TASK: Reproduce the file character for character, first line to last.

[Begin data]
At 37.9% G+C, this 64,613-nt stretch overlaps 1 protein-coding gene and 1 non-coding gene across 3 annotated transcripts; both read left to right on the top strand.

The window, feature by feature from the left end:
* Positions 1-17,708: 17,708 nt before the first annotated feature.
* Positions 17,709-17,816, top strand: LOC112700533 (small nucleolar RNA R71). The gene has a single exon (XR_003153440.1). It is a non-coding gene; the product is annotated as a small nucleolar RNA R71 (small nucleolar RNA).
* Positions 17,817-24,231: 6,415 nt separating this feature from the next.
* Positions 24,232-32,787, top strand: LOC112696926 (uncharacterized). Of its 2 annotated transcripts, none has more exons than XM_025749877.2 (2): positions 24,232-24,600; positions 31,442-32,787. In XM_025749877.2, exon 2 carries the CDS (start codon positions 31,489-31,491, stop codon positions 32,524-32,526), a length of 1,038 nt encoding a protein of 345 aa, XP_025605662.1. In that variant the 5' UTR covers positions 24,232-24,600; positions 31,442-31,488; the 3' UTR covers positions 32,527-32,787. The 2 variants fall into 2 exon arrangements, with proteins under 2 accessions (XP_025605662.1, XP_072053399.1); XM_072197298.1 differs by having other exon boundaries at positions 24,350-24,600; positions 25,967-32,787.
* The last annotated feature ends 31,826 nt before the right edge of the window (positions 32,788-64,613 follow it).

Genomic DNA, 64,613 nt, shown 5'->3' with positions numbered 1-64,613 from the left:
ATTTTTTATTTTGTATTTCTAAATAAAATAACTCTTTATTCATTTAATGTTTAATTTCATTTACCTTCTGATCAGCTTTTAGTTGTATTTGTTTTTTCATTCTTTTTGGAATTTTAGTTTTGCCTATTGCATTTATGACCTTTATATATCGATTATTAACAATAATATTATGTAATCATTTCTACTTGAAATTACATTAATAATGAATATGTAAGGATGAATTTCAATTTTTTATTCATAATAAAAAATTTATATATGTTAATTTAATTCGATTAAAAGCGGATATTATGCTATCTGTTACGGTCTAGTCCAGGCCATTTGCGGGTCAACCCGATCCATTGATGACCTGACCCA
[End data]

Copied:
At 37.9% G+C, this 64,613-nt stretch overlaps 1 protein-coding gene and 1 non-coding gene across 3 annotated transcripts; both read left to right on the top strand.

The window, feature by feature from the left end:
* Positions 1-17,708: 17,708 nt before the first annotated feature.
* Positions 17,709-17,816, top strand: LOC112700533 (small nucleolar RNA R71). The gene has a single exon (XR_003153440.1). It is a non-coding gene; the product is annotated as a small nucleolar RNA R71 (small nucleolar RNA).
* Positions 17,817-24,231: 6,415 nt separating this feature from the next.
* Positions 24,232-32,787, top strand: LOC112696926 (uncharacterized). Of its 2 annotated transcripts, none has more exons than XM_025749877.2 (2): positions 24,232-24,600; positions 31,442-32,787. In XM_025749877.2, exon 2 carries the CDS (start codon positions 31,489-31,491, stop codon positions 32,524-32,526), a length of 1,038 nt encoding a protein of 345 aa, XP_025605662.1. In that variant the 5' UTR covers positions 24,232-24,600; positions 31,442-31,488; the 3' UTR covers positions 32,527-32,787. The 2 variants fall into 2 exon arrangements, with proteins under 2 accessions (XP_025605662.1, XP_072053399.1); XM_072197298.1 differs by having other exon boundaries at positions 24,350-24,600; positions 25,967-32,787.
* The last annotated feature ends 31,826 nt before the right edge of the window (positions 32,788-64,613 follow it).

Genomic DNA, 64,613 nt, shown 5'->3' with positions numbered 1-64,613 from the left:
ATTTTTTATTTTGTATTTCTAAATAAAATAACTCTTTATTCATTTAATGTTTAATTTCATTTACCTTCTGATCAGCTTTTAGTTGTATTTGTTTTTTCATTCTTTTTGGAATTTTAGTTTTGCCTATTGCATTTATGACCTTTATATATCGATTATTAACAATAATATTATGTAATCATTTCTACTTGAAATTACATTAATAATGAATATGTAAGGATGAATTTCAATTTTTTATTCATAATAAAAAATTTATATATGTTAATTTAATTCGATTAAAAGCGGATATTATGCTATCTGTTACGGTCTAGTCCAGGCCATTTGCGGGTCAACCCGATCCATTGATGACCTGACCCA